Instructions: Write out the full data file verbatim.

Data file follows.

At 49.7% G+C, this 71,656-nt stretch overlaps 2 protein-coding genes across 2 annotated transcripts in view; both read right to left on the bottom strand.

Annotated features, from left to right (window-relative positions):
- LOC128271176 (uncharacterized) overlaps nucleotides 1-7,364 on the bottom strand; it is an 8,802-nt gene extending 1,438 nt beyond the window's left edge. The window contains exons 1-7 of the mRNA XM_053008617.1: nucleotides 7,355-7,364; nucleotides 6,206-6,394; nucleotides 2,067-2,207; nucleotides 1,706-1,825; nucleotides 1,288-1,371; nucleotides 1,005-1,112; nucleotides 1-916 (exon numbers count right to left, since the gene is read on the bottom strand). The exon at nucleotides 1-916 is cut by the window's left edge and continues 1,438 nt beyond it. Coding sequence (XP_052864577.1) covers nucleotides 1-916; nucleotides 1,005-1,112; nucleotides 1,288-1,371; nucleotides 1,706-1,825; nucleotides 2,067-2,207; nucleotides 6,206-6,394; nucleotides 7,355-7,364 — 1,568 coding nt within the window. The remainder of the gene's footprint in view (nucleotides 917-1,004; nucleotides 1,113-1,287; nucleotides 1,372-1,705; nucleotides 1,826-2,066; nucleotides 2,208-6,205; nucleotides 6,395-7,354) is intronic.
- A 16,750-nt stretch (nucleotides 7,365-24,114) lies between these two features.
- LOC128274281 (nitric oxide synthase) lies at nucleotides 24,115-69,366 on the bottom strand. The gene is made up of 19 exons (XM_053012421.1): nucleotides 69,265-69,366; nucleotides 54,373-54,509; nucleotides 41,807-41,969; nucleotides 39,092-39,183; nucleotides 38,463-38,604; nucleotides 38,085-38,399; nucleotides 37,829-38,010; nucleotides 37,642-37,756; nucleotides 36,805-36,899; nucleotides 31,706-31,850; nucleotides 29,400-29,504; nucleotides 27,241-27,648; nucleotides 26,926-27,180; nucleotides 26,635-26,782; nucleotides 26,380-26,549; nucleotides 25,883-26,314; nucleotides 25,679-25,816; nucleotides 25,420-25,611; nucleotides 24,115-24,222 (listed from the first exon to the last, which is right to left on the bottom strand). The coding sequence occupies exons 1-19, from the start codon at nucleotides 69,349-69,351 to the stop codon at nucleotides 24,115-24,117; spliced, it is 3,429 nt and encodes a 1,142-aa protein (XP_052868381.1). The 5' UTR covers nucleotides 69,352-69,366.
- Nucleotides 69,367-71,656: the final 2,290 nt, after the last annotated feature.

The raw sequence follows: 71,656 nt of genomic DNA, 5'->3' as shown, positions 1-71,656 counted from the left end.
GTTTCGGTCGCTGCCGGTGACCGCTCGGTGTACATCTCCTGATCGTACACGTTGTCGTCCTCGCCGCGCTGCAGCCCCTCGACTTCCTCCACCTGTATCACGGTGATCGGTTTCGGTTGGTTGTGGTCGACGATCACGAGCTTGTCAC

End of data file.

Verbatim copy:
At 49.7% G+C, this 71,656-nt stretch overlaps 2 protein-coding genes across 2 annotated transcripts in view; both read right to left on the bottom strand.

Annotated features, from left to right (window-relative positions):
- LOC128271176 (uncharacterized) overlaps nucleotides 1-7,364 on the bottom strand; it is an 8,802-nt gene extending 1,438 nt beyond the window's left edge. The window contains exons 1-7 of the mRNA XM_053008617.1: nucleotides 7,355-7,364; nucleotides 6,206-6,394; nucleotides 2,067-2,207; nucleotides 1,706-1,825; nucleotides 1,288-1,371; nucleotides 1,005-1,112; nucleotides 1-916 (exon numbers count right to left, since the gene is read on the bottom strand). The exon at nucleotides 1-916 is cut by the window's left edge and continues 1,438 nt beyond it. Coding sequence (XP_052864577.1) covers nucleotides 1-916; nucleotides 1,005-1,112; nucleotides 1,288-1,371; nucleotides 1,706-1,825; nucleotides 2,067-2,207; nucleotides 6,206-6,394; nucleotides 7,355-7,364 — 1,568 coding nt within the window. The remainder of the gene's footprint in view (nucleotides 917-1,004; nucleotides 1,113-1,287; nucleotides 1,372-1,705; nucleotides 1,826-2,066; nucleotides 2,208-6,205; nucleotides 6,395-7,354) is intronic.
- A 16,750-nt stretch (nucleotides 7,365-24,114) lies between these two features.
- LOC128274281 (nitric oxide synthase) lies at nucleotides 24,115-69,366 on the bottom strand. The gene is made up of 19 exons (XM_053012421.1): nucleotides 69,265-69,366; nucleotides 54,373-54,509; nucleotides 41,807-41,969; nucleotides 39,092-39,183; nucleotides 38,463-38,604; nucleotides 38,085-38,399; nucleotides 37,829-38,010; nucleotides 37,642-37,756; nucleotides 36,805-36,899; nucleotides 31,706-31,850; nucleotides 29,400-29,504; nucleotides 27,241-27,648; nucleotides 26,926-27,180; nucleotides 26,635-26,782; nucleotides 26,380-26,549; nucleotides 25,883-26,314; nucleotides 25,679-25,816; nucleotides 25,420-25,611; nucleotides 24,115-24,222 (listed from the first exon to the last, which is right to left on the bottom strand). The coding sequence occupies exons 1-19, from the start codon at nucleotides 69,349-69,351 to the stop codon at nucleotides 24,115-24,117; spliced, it is 3,429 nt and encodes a 1,142-aa protein (XP_052868381.1). The 5' UTR covers nucleotides 69,352-69,366.
- Nucleotides 69,367-71,656: the final 2,290 nt, after the last annotated feature.

The raw sequence follows: 71,656 nt of genomic DNA, 5'->3' as shown, positions 1-71,656 counted from the left end.
GTTTCGGTCGCTGCCGGTGACCGCTCGGTGTACATCTCCTGATCGTACACGTTGTCGTCCTCGCCGCGCTGCAGCCCCTCGACTTCCTCCACCTGTATCACGGTGATCGGTTTCGGTTGGTTGTGGTCGACGATCACGAGCTTGTCAC